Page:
# Is it transcendental? Also normal?

The number we are considering is as follows:

$0.a_1 a_2 a_3 \cdots$, where $a_{2n-1}=(n)_{(2)}, a_{2n}=(n)_{(3)}.$

So, the number is $$0.(1)(1)(10)(2)(11)(10)(100)(11)(101)(12)\cdots.$$ Is the number irrational? Is the number normal? Is the number transcendental?

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There are arbitrarily long strings of $2$'s, so the number is not rational. It is certainly not normal to the base $10$. – André Nicolas Apr 2 '12 at 21:43
As to transcendentality, it is overwhelmingly likely (old joke, in various senses "almost all" numbers are transcendental.) As you probably know, your number is related to the Champernowne constant, which was proved transcendental by Mahler. It may be that Mahler's technique can be adapted. – André Nicolas Apr 2 '12 at 22:00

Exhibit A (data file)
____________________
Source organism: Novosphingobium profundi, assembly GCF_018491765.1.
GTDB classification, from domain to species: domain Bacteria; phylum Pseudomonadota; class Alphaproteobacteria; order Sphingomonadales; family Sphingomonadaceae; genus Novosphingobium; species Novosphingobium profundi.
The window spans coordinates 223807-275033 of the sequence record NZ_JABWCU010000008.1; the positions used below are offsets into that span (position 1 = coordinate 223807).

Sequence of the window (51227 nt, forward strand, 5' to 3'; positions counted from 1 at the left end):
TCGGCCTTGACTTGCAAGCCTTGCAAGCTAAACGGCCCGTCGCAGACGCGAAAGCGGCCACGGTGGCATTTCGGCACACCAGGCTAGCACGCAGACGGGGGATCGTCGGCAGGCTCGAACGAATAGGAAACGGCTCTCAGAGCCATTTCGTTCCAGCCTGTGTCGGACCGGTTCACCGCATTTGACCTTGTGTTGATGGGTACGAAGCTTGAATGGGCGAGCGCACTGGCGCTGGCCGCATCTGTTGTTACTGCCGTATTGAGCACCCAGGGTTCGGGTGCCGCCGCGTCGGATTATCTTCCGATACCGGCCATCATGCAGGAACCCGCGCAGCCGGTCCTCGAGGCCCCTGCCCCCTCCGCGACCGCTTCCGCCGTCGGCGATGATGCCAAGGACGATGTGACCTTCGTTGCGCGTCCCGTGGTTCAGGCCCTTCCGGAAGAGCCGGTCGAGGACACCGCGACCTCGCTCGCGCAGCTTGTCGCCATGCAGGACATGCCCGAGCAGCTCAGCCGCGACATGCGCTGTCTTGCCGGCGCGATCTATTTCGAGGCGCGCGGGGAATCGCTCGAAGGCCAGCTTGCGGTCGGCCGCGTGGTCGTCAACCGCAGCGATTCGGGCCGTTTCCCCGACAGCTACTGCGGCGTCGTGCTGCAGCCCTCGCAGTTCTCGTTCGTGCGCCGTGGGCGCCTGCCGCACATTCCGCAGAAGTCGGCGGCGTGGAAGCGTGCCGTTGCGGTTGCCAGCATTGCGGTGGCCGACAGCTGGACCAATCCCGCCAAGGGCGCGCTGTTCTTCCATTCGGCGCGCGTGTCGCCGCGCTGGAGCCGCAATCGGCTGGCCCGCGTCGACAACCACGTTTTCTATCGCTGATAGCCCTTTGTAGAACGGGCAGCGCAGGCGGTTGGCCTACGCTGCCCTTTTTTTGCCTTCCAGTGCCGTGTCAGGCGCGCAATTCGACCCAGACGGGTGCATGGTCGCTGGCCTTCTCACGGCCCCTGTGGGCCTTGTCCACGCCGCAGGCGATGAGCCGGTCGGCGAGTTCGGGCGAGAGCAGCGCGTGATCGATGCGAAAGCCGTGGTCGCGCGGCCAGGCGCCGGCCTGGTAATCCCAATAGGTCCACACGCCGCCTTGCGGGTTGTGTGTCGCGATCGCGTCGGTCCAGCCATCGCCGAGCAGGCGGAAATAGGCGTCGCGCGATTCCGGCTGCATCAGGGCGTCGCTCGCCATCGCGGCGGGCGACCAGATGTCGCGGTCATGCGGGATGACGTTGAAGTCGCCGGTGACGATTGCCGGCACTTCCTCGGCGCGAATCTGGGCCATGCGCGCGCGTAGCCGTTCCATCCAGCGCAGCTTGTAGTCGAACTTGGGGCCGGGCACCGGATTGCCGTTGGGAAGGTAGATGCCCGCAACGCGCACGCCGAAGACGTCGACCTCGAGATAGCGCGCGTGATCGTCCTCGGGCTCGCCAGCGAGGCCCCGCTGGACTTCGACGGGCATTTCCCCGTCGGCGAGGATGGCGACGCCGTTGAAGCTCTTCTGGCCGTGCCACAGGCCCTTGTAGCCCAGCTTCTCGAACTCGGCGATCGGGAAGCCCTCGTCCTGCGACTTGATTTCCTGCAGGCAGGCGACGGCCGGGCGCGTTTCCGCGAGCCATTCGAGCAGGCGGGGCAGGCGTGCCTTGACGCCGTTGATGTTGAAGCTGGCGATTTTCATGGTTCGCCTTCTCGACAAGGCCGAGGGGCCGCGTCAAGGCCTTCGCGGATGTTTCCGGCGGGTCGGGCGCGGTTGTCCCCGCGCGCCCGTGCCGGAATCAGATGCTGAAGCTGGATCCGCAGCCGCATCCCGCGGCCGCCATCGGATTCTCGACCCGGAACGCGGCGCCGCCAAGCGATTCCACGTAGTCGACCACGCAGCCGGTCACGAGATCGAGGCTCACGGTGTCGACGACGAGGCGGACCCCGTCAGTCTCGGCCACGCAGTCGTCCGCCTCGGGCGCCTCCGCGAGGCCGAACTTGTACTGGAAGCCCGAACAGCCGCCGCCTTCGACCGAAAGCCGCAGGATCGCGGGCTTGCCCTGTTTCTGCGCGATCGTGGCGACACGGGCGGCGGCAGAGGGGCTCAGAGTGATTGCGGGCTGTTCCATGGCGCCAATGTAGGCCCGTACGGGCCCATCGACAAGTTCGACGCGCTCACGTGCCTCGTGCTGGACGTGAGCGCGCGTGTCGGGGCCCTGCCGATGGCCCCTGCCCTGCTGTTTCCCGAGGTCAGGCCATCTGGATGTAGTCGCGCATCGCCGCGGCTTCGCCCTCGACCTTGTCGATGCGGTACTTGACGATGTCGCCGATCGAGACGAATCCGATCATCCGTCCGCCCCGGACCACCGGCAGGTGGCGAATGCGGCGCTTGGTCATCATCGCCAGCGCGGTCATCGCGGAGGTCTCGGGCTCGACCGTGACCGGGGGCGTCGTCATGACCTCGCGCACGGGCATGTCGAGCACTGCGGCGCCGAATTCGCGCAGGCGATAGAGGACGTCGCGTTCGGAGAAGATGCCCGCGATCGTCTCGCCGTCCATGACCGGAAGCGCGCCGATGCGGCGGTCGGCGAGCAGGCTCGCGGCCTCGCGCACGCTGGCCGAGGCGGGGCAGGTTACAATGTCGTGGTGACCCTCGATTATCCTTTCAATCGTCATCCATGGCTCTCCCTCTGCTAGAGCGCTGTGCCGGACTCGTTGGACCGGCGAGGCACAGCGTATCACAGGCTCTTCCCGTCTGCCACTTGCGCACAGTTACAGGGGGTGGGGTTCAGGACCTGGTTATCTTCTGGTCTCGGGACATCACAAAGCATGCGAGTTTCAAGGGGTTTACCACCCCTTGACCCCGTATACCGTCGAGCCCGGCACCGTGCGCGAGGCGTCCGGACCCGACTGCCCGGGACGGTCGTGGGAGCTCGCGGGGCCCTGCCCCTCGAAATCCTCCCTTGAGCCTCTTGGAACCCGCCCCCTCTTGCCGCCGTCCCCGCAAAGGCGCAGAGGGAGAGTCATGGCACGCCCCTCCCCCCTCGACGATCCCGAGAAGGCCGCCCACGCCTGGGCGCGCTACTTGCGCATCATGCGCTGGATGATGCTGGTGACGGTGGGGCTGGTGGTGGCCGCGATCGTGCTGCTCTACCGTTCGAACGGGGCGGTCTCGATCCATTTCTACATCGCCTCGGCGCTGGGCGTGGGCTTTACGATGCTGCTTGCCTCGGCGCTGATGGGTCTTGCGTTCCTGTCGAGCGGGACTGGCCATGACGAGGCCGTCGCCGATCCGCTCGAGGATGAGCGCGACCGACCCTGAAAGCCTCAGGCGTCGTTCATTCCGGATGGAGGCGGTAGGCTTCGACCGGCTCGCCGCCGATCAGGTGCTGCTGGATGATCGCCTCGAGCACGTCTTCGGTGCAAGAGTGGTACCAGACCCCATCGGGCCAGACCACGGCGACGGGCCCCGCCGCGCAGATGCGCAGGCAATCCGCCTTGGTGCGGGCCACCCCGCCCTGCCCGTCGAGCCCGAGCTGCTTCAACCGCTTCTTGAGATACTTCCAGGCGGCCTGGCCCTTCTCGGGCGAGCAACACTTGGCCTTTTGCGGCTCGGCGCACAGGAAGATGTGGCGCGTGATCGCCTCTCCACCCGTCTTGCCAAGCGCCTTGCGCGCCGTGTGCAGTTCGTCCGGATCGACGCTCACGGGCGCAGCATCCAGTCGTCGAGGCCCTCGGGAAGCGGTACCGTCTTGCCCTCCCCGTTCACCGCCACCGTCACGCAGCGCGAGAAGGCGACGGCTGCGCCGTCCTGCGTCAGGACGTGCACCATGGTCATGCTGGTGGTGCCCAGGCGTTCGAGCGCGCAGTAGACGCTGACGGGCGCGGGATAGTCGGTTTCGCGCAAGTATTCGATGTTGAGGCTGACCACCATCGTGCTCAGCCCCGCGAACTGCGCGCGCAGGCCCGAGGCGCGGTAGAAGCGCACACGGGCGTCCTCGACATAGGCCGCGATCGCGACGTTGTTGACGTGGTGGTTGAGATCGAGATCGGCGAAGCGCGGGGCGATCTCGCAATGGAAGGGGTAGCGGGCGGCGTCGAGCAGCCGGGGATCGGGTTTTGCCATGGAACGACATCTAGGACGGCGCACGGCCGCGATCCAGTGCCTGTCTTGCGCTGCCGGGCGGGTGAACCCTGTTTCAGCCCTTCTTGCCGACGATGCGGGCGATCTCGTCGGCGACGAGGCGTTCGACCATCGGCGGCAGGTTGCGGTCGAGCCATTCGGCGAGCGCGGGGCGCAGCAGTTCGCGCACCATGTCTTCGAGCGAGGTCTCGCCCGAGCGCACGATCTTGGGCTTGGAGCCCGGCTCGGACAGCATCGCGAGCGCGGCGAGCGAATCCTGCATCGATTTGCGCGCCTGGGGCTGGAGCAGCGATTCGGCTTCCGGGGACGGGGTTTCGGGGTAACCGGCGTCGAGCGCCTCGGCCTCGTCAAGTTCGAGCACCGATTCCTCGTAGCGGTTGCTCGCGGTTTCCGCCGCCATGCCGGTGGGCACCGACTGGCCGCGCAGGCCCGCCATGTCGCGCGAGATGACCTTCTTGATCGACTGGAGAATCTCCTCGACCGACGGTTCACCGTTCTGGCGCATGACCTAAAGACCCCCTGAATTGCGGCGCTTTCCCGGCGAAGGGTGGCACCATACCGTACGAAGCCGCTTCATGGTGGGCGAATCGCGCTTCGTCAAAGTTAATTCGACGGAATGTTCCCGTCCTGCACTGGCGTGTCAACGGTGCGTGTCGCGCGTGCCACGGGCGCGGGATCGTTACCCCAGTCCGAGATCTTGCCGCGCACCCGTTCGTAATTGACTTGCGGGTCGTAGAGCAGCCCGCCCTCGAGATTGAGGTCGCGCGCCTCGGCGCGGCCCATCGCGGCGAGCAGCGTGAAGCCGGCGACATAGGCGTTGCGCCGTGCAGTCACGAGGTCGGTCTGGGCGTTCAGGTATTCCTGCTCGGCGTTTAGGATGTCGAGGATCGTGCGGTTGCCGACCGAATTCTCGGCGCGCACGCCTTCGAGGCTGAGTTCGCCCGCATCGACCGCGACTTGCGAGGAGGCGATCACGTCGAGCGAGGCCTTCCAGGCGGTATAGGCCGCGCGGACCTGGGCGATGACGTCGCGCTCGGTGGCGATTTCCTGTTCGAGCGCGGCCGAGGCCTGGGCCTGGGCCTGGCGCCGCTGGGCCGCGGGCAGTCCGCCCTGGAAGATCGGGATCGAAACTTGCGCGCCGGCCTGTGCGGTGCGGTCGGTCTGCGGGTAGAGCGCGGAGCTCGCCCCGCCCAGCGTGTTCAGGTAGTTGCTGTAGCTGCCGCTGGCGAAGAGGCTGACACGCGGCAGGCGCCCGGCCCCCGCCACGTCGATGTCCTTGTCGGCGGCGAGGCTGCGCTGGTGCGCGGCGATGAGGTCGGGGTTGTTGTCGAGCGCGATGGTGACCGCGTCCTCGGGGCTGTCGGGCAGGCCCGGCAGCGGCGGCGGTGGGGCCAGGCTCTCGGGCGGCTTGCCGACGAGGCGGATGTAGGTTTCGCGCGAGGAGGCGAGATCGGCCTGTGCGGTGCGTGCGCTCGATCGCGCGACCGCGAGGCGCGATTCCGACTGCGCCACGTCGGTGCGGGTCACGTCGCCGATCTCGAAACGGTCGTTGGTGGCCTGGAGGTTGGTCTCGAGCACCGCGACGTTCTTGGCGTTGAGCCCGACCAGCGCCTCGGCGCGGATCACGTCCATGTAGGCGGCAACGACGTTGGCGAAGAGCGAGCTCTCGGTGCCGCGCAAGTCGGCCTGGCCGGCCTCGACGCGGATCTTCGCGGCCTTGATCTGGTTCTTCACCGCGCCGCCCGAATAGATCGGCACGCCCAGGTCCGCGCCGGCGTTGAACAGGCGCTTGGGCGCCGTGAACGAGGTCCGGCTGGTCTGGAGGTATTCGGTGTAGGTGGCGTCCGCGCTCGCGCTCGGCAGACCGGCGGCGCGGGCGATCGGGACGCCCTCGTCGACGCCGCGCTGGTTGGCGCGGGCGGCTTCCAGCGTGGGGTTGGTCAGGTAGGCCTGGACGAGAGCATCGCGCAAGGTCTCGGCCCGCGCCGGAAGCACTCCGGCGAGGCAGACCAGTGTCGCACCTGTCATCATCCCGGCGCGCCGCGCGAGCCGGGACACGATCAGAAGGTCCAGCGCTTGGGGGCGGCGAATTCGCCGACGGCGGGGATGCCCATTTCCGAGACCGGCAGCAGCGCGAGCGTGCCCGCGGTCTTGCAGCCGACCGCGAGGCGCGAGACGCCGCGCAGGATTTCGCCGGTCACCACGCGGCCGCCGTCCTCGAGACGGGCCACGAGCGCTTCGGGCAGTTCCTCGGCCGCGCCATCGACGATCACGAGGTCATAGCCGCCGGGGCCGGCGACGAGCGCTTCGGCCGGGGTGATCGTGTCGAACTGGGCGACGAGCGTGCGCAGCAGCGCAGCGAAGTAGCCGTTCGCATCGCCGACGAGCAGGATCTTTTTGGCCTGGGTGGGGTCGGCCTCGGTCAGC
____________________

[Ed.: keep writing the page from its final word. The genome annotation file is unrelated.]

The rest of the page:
My original intention was the number obtained from alternative mixture of general two base $k$ and base $l$ with $k,l$ distinct.Of course, first two questions are silly. Thanks for all the comments. – hkju Apr 2 '12 at 23:23